I was doing some exercise from C++ Primer and one of them required us to copy a set of value from array into
a vector container. Then, we are suppose to remove all the even numbers from the vector container.
Hoever, when I tried to display them out by incrementing the iterator instead of using a normal for loop, I actually had obtained additional garbage values.

Here is my code:

#include <vector>
#include <list>
#include <iostream>

int main()
{
std::vector<int>vec;
std::list<int>li;
int ia[]={0, 1, 1, 2, 3, 5, 8, 13, 21, 55, 89};
for(int i(0); i<sizeof(ia);++i)
   {
      vec.push_back(ia[i]);
      li.push_back(ia[i]);
   }

auto vecIterator = vec.begin();
while(vecIterator!=vec.end())
{
   if(*vecIterator%2)
   ++vecIterator;
   else
   vec.erase(vecIterator);
}
vecIterator = vec.begin();
while(vecIterator!=vec.end())
{
   std::cout << *vecIterator <<'\n';
   ++vecIterator;
}
}

This is the array that I am supposed to copy into my vector
int ia[] = { 0, 1, 1, 2, 3, 5, 8, 13, 21, 55, 89 };

Here is the output from my terminal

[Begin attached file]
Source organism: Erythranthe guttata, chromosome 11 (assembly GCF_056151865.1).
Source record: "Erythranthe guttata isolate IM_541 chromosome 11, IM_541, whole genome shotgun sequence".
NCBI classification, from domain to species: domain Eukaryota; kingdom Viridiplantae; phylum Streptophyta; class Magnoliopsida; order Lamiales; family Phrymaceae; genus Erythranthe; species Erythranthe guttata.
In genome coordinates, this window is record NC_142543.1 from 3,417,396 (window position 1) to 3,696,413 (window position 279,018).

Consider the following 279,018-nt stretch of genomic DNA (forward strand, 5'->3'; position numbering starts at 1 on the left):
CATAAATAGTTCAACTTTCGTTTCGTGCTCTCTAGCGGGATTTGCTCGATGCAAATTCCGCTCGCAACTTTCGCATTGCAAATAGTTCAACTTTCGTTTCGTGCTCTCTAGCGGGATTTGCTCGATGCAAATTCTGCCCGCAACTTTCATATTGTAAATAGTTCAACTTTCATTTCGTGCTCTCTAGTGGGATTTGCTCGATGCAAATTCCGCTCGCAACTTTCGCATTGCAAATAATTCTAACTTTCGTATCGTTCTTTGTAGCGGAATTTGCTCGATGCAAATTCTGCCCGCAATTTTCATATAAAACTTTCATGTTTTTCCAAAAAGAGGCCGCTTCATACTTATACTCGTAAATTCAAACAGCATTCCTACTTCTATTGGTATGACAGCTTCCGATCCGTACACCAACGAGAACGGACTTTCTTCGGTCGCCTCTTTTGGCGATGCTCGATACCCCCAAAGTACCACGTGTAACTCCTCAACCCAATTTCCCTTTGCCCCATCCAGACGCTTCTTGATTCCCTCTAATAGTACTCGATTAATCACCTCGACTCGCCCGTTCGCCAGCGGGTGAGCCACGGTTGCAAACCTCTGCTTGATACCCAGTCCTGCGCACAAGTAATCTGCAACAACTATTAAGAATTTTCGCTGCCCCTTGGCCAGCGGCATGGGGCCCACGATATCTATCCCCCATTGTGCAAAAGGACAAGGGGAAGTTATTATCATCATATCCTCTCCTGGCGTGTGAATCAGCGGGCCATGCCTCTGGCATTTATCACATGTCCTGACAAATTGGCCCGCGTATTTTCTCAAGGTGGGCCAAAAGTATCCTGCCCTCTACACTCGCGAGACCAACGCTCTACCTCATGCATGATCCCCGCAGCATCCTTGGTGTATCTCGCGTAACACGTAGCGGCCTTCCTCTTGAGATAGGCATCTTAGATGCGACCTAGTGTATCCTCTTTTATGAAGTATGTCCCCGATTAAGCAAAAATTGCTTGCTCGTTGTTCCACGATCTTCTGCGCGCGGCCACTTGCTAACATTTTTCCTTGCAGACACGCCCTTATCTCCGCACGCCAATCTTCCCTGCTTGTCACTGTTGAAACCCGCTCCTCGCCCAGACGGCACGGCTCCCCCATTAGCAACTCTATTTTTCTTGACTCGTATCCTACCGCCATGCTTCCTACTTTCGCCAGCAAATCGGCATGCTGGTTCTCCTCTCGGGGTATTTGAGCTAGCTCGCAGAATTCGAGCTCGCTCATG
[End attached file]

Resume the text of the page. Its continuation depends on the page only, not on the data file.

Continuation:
1,1,3,5,8,13,21,55,89,32767, -3489211, 32467, -34895

Helpppppp!!!!

I had a feeling the problem lies with invalidate iterator after I erase the element of vector
I am just not sure how to go on and fix it

Just figure out the problem after some response from other forum , something wrong with the sizeof(ia) code that returns the bytes not no of elements.

If you want to use sizeof in your for loop you need to do it like

for(int i = 0; i < sizeof(ia) / sizeof(ia[0]); i++)

If you're using C++11 (as the keyword "auto" would suggest), you can just initialize the vector in one go, without the use of an array:

vector<int> vec = {0, 1, 1, 2, 3, 5, 8, 13, 21, 55, 89};

another trick which also works with the older standards is:

int ia[]={0, 1, 1, 2, 3, 5, 8, 13, 21, 55, 89}
vector<int> vec (ia, ia + sizeof(ia) / sizeof(ia[0]) );

Edited 3 Years Ago by Nick Evan

This article has been dead for over six months. Start a new discussion instead.